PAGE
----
Fotowatio wins Armenia’s 50 MW solar tender


Armenia’s Ministry of Energy Infrastructure and Natural Resources announced that Spanish solar project developer, Fotowatio Renewable Ventures (FRV), part of UAE-based Abdul Latif Jameel Energy, was awarded the contract to build the 55 MW Masrik-1 solar project through the tender it issued in May.

The Spanish company and its unit SFL Solar have offered to sell power to the local grid at a bidding price of 20.11 AMD ($0.046)/kWh. The Armenian government stressed that this price is quite a bit lower than the average price of 23.8 AMD, at which hydropower and gas power plants usually sell electricity.

In mid-July, the ministry shortlisted 10 companies for the final phase of the tender: The winning Fotowatio-led consortium; China-based developer, TBEA Xinjiang Sunoasis Co.; a consortium formed by Netherlands-based Subsolar Energy Holding LLC and South Africa’s Phelan Energy Group; an Indian-Korean venture consisting of Korea Electric Power Corporation and Shapoorji Pallonji Infrastructure Capital Company Private Limited; the Chinese solar module maker, Risen Energy Co. Limited; a Middle Eastern consortium led by UAE Access Infra Central Asia Limited; French renewable company, Eren Renewable Energy S.A.; an Italian-Spanish consortium comprised of Acciona and Building Energy; an international consortium led by Sky Power Global; and German developer, Enerparc Projects GmbH.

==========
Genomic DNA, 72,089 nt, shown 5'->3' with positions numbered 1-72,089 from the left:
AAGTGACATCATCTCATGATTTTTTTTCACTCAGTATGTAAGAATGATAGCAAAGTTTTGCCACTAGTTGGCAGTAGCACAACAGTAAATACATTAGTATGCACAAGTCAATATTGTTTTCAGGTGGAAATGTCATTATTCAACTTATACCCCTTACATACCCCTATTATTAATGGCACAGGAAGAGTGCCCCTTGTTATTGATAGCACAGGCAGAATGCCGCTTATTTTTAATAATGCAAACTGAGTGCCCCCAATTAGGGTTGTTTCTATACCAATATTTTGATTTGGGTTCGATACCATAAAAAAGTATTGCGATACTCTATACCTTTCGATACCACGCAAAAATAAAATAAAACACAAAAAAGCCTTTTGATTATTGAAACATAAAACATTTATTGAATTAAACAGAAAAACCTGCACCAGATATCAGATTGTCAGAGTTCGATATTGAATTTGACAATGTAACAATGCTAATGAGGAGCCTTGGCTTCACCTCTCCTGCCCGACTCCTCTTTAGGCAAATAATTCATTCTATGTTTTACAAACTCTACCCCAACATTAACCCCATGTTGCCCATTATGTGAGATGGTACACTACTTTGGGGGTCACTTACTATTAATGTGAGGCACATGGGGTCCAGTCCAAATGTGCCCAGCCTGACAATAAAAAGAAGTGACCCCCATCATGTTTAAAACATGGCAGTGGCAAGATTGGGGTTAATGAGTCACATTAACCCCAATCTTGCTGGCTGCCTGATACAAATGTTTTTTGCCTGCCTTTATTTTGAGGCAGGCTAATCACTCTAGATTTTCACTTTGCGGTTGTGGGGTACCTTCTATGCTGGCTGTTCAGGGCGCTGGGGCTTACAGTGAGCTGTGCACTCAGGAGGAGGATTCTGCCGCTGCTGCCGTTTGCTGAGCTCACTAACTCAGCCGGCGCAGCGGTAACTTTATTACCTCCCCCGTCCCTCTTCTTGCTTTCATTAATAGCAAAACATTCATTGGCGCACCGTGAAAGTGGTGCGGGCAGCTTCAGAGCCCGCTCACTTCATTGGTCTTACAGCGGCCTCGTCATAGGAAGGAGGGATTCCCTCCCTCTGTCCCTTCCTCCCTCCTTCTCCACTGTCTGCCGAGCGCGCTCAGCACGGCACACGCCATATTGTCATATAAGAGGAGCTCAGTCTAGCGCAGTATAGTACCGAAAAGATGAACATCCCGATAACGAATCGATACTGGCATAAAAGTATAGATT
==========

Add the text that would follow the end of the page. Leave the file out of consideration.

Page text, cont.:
In the first phase of the competition, project proposals were submitted by 20 developers.

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The tendered 55 MW solar park will be located in Masrik, Gegharkunik province, eastern Armenia, and will require an investment of around €50 million, the Armenian government said. The facility must start generating power by the end of 2020.

On the top of the support it is providing for big solar parks, the Armenian government is also providing incentives for PV projects up to 1 MW.

As of mid-December, the government had issued 11 licenses totaling 10 MW under a special tariff regime introduced by the Armenia Public Services Regulatory Committee (PSRC) in December 2016, which supports projects between 150 kW and 1 MW in size.

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